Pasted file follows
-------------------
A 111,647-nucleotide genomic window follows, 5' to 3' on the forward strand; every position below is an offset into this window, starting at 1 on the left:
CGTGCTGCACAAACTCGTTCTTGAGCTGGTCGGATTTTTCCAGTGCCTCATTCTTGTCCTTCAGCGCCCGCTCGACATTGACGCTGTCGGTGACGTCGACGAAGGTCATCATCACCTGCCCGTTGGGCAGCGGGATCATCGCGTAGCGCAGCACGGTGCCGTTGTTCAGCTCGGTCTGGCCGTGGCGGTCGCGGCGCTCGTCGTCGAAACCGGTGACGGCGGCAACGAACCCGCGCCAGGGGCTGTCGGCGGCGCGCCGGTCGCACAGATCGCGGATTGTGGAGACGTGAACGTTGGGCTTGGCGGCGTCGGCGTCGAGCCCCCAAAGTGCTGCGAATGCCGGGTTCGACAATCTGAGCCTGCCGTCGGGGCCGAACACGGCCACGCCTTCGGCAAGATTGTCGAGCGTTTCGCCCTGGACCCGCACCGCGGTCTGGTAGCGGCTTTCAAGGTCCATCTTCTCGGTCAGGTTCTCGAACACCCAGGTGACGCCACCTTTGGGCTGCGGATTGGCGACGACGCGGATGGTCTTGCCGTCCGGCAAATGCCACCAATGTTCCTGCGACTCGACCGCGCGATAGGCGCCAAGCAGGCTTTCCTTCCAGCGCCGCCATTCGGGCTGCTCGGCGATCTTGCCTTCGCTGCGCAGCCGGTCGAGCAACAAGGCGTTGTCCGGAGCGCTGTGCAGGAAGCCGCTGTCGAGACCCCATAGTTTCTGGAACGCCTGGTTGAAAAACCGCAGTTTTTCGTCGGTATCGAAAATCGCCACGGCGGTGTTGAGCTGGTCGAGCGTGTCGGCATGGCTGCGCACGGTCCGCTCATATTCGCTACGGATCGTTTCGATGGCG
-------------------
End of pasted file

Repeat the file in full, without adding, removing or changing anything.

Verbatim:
A 111,647-nucleotide genomic window follows, 5' to 3' on the forward strand; every position below is an offset into this window, starting at 1 on the left:
CGTGCTGCACAAACTCGTTCTTGAGCTGGTCGGATTTTTCCAGTGCCTCATTCTTGTCCTTCAGCGCCCGCTCGACATTGACGCTGTCGGTGACGTCGACGAAGGTCATCATCACCTGCCCGTTGGGCAGCGGGATCATCGCGTAGCGCAGCACGGTGCCGTTGTTCAGCTCGGTCTGGCCGTGGCGGTCGCGGCGCTCGTCGTCGAAACCGGTGACGGCGGCAACGAACCCGCGCCAGGGGCTGTCGGCGGCGCGCCGGTCGCACAGATCGCGGATTGTGGAGACGTGAACGTTGGGCTTGGCGGCGTCGGCGTCGAGCCCCCAAAGTGCTGCGAATGCCGGGTTCGACAATCTGAGCCTGCCGTCGGGGCCGAACACGGCCACGCCTTCGGCAAGATTGTCGAGCGTTTCGCCCTGGACCCGCACCGCGGTCTGGTAGCGGCTTTCAAGGTCCATCTTCTCGGTCAGGTTCTCGAACACCCAGGTGACGCCACCTTTGGGCTGCGGATTGGCGACGACGCGGATGGTCTTGCCGTCCGGCAAATGCCACCAATGTTCCTGCGACTCGACCGCGCGATAGGCGCCAAGCAGGCTTTCCTTCCAGCGCCGCCATTCGGGCTGCTCGGCGATCTTGCCTTCGCTGCGCAGCCGGTCGAGCAACAAGGCGTTGTCCGGAGCGCTGTGCAGGAAGCCGCTGTCGAGACCCCATAGTTTCTGGAACGCCTGGTTGAAAAACCGCAGTTTTTCGTCGGTATCGAAAATCGCCACGGCGGTGTTGAGCTGGTCGAGCGTGTCGGCATGGCTGCGCACGGTCCGCTCATATTCGCTACGGATCGTTTCGATGGCG